I had no comment to make. We were all a little irritated in remembering the tone of the verses, and thought it best to let Jason's remarks pass. Psyche presently spoke. It was in a key wholly unexpected. "Oh, life is better than we make it," she said, " and, after all, a lapse in any direction does not wholly spoil the harmony of existence. I suppose, war is only a lapse on a gigantic scale. Browning was right to make Pippa joyous and prophetic. What's all wrong to-day will be all right to-morrow!" "




WE had fallen into a desultory discussion on the way to the grove on the prodigality of nature. The woods had never been so wonderful as this year. The carpeting of moss on the ground was lovely, and of a rich shade of green, clustered thick with tiny flowers, all of whose names I did not know, as the heavens are with stars. They were of all shapes and colors, from a wine red star to a delicate pale green trumpet. The mountain laurel was profuse, and in one swampy hollow where we found it on a rainy day, its transparent pink and white blossoms gave me a Watteau-like emotion of fragility. The underbrush here was very tangled, making a network of vines and foliage about the fallen branches and tree trunks; and I rather cherish the picture of Psyche, breaking through brush high as her waist, and getting thoroughly wet, in gathering great armfuls of the secluded blossoms. The open spaces in woods. were full of the largest daisies I had ever seen. Poets have called the daisies regal, but these were the first that my eyes beheld really having the pomp of sceptre and crown. Their stems were stately and tall, and their great long petals made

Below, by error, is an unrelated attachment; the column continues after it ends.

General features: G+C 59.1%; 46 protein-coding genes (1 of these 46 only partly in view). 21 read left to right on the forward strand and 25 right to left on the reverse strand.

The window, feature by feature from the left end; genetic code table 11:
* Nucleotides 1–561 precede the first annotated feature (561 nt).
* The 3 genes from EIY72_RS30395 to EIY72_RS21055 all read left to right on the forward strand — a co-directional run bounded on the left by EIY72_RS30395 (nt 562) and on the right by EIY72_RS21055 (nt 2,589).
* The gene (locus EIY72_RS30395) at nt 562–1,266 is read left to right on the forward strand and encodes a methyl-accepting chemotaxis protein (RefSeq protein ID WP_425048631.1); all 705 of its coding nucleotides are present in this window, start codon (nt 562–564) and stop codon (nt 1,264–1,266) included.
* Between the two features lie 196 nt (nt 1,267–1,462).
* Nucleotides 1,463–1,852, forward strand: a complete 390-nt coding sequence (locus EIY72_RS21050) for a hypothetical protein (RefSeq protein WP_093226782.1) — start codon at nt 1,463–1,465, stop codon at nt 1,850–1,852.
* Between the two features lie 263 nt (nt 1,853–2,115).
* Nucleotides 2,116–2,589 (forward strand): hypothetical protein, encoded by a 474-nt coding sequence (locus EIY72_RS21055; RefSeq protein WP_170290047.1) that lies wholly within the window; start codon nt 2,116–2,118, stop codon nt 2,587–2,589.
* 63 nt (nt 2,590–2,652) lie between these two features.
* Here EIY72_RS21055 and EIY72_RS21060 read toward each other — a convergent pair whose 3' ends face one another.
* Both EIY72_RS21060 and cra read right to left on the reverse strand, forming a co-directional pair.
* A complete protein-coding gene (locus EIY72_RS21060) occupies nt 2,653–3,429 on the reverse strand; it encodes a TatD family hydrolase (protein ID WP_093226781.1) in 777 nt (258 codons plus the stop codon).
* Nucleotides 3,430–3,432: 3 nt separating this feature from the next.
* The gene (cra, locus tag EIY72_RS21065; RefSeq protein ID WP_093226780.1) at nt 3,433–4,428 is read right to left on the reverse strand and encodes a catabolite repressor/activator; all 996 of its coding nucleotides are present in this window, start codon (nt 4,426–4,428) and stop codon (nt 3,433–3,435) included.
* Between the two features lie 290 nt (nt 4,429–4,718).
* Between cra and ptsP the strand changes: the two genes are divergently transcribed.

a circle of bright shields around the gorgeous golden domes.

The ashes from the forest fires of the previous year had fertilized all this beauty in the flowers, ferns and moss. The incessantly wet spring retarding the blossoming of flowers had preserved odors and colors in their freshness and perfection beyond the calendar period of maturity. "Nature is a wonderful artist," remarked Psyche, holding in her fingers a wild orchid she plucked from the bank of the stagnant stream along the car tracks we crossed on our way from The Farm. "Man can never make anything so beautiful for all his subtle devising of materials."

"That's a truth it seems almost foolish to question," I commented. "But the more astonishing speculation to engage my interest, is the remarkable anthologist which nature proves herself to be."

"Nature creates, but does she select?" asked Cassandra. "We speak of man creating- in music, painting, sculpture, poetry in all the arts; but does he? Doesn't he merely select and copy? You remember in that stupendous poem by Anna Hempstead Branch, Nimrod,' she says that 'Man has never created a new virtue.' Well, did man ever create a new beauty? All the virtues and all the beauties were here when he came, or arrived in his evolution at a mental or spiritual state where he could distinguish and appreciate them. Then he found them, both the virtues and the beauties, so necessary to his happiness that he began to